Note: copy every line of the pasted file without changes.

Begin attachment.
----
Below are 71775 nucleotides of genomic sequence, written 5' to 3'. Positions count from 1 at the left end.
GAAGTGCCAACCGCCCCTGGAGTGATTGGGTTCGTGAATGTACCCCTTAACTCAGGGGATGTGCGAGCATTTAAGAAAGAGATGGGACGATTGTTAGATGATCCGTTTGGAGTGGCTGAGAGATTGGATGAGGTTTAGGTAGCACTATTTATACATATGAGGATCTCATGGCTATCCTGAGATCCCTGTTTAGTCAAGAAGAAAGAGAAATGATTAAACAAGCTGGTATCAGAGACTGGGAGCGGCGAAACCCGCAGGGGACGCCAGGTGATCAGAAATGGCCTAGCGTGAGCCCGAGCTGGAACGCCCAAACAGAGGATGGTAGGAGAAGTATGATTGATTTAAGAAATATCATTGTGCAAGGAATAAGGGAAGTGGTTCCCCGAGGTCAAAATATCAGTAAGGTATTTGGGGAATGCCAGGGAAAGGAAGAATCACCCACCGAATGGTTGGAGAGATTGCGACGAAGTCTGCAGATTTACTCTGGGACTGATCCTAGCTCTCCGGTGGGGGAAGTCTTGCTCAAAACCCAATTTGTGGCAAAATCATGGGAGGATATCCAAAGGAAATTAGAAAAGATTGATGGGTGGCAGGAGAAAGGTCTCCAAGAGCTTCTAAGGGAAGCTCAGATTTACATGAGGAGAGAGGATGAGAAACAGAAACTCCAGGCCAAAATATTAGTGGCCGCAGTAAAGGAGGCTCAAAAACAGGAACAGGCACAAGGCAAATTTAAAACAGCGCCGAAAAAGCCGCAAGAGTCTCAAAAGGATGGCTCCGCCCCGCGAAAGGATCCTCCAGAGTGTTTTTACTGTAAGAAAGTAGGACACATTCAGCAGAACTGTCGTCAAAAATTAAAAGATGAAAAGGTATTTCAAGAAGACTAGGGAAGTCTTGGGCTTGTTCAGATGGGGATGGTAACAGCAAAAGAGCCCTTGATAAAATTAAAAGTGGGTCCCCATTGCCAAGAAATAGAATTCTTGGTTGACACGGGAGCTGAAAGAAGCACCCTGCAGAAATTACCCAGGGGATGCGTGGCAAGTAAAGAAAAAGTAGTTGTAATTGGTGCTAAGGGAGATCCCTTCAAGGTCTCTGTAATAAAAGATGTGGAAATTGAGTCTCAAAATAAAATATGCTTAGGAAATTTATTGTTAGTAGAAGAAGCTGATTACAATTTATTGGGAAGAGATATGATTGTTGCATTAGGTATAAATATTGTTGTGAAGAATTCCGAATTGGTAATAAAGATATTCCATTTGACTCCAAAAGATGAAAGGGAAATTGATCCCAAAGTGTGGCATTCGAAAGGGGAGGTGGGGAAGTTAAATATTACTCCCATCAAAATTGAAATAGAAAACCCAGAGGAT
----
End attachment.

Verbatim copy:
Below are 71775 nucleotides of genomic sequence, written 5' to 3'. Positions count from 1 at the left end.
GAAGTGCCAACCGCCCCTGGAGTGATTGGGTTCGTGAATGTACCCCTTAACTCAGGGGATGTGCGAGCATTTAAGAAAGAGATGGGACGATTGTTAGATGATCCGTTTGGAGTGGCTGAGAGATTGGATGAGGTTTAGGTAGCACTATTTATACATATGAGGATCTCATGGCTATCCTGAGATCCCTGTTTAGTCAAGAAGAAAGAGAAATGATTAAACAAGCTGGTATCAGAGACTGGGAGCGGCGAAACCCGCAGGGGACGCCAGGTGATCAGAAATGGCCTAGCGTGAGCCCGAGCTGGAACGCCCAAACAGAGGATGGTAGGAGAAGTATGATTGATTTAAGAAATATCATTGTGCAAGGAATAAGGGAAGTGGTTCCCCGAGGTCAAAATATCAGTAAGGTATTTGGGGAATGCCAGGGAAAGGAAGAATCACCCACCGAATGGTTGGAGAGATTGCGACGAAGTCTGCAGATTTACTCTGGGACTGATCCTAGCTCTCCGGTGGGGGAAGTCTTGCTCAAAACCCAATTTGTGGCAAAATCATGGGAGGATATCCAAAGGAAATTAGAAAAGATTGATGGGTGGCAGGAGAAAGGTCTCCAAGAGCTTCTAAGGGAAGCTCAGATTTACATGAGGAGAGAGGATGAGAAACAGAAACTCCAGGCCAAAATATTAGTGGCCGCAGTAAAGGAGGCTCAAAAACAGGAACAGGCACAAGGCAAATTTAAAACAGCGCCGAAAAAGCCGCAAGAGTCTCAAAAGGATGGCTCCGCCCCGCGAAAGGATCCTCCAGAGTGTTTTTACTGTAAGAAAGTAGGACACATTCAGCAGAACTGTCGTCAAAAATTAAAAGATGAAAAGGTATTTCAAGAAGACTAGGGAAGTCTTGGGCTTGTTCAGATGGGGATGGTAACAGCAAAAGAGCCCTTGATAAAATTAAAAGTGGGTCCCCATTGCCAAGAAATAGAATTCTTGGTTGACACGGGAGCTGAAAGAAGCACCCTGCAGAAATTACCCAGGGGATGCGTGGCAAGTAAAGAAAAAGTAGTTGTAATTGGTGCTAAGGGAGATCCCTTCAAGGTCTCTGTAATAAAAGATGTGGAAATTGAGTCTCAAAATAAAATATGCTTAGGAAATTTATTGTTAGTAGAAGAAGCTGATTACAATTTATTGGGAAGAGATATGATTGTTGCATTAGGTATAAATATTGTTGTGAAGAATTCCGAATTGGTAATAAAGATATTCCATTTGACTCCAAAAGATGAAAGGGAAATTGATCCCAAAGTGTGGCATTCGAAAGGGGAGGTGGGGAAGTTAAATATTACTCCCATCAAAATTGAAATAGAAAACCCAGAGGAT